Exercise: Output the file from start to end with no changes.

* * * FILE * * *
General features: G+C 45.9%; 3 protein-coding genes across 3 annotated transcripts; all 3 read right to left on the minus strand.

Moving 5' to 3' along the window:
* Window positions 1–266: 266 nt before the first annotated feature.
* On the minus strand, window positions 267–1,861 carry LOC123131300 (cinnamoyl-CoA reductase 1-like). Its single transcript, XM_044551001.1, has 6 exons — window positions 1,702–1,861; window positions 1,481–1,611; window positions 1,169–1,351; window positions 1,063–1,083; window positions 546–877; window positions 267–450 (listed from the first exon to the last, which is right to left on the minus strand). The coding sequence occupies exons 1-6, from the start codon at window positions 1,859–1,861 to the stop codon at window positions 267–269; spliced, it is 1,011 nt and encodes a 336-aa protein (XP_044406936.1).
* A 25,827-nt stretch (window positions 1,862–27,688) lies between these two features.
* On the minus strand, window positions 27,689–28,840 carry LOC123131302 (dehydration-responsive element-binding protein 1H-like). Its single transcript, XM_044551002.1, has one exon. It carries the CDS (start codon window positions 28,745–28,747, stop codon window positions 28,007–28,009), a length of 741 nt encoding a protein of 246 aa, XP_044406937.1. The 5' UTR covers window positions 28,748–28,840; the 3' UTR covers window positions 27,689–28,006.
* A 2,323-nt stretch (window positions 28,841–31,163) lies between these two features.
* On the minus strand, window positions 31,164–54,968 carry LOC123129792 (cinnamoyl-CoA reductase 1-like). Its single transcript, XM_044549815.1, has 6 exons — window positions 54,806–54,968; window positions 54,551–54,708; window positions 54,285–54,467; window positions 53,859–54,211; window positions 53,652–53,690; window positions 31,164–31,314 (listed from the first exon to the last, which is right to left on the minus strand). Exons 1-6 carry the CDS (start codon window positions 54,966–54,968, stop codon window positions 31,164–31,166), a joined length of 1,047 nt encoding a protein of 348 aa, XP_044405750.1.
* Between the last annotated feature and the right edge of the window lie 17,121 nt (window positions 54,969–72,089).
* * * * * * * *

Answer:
General features: G+C 45.9%; 3 protein-coding genes across 3 annotated transcripts; all 3 read right to left on the minus strand.

Moving 5' to 3' along the window:
* Window positions 1–266: 266 nt before the first annotated feature.
* On the minus strand, window positions 267–1,861 carry LOC123131300 (cinnamoyl-CoA reductase 1-like). Its single transcript, XM_044551001.1, has 6 exons — window positions 1,702–1,861; window positions 1,481–1,611; window positions 1,169–1,351; window positions 1,063–1,083; window positions 546–877; window positions 267–450 (listed from the first exon to the last, which is right to left on the minus strand). The coding sequence occupies exons 1-6, from the start codon at window positions 1,859–1,861 to the stop codon at window positions 267–269; spliced, it is 1,011 nt and encodes a 336-aa protein (XP_044406936.1).
* A 25,827-nt stretch (window positions 1,862–27,688) lies between these two features.
* On the minus strand, window positions 27,689–28,840 carry LOC123131302 (dehydration-responsive element-binding protein 1H-like). Its single transcript, XM_044551002.1, has one exon. It carries the CDS (start codon window positions 28,745–28,747, stop codon window positions 28,007–28,009), a length of 741 nt encoding a protein of 246 aa, XP_044406937.1. The 5' UTR covers window positions 28,748–28,840; the 3' UTR covers window positions 27,689–28,006.
* A 2,323-nt stretch (window positions 28,841–31,163) lies between these two features.
* On the minus strand, window positions 31,164–54,968 carry LOC123129792 (cinnamoyl-CoA reductase 1-like). Its single transcript, XM_044549815.1, has 6 exons — window positions 54,806–54,968; window positions 54,551–54,708; window positions 54,285–54,467; window positions 53,859–54,211; window positions 53,652–53,690; window positions 31,164–31,314 (listed from the first exon to the last, which is right to left on the minus strand). Exons 1-6 carry the CDS (start codon window positions 54,966–54,968, stop codon window positions 31,164–31,166), a joined length of 1,047 nt encoding a protein of 348 aa, XP_044405750.1.
* Between the last annotated feature and the right edge of the window lie 17,121 nt (window positions 54,969–72,089).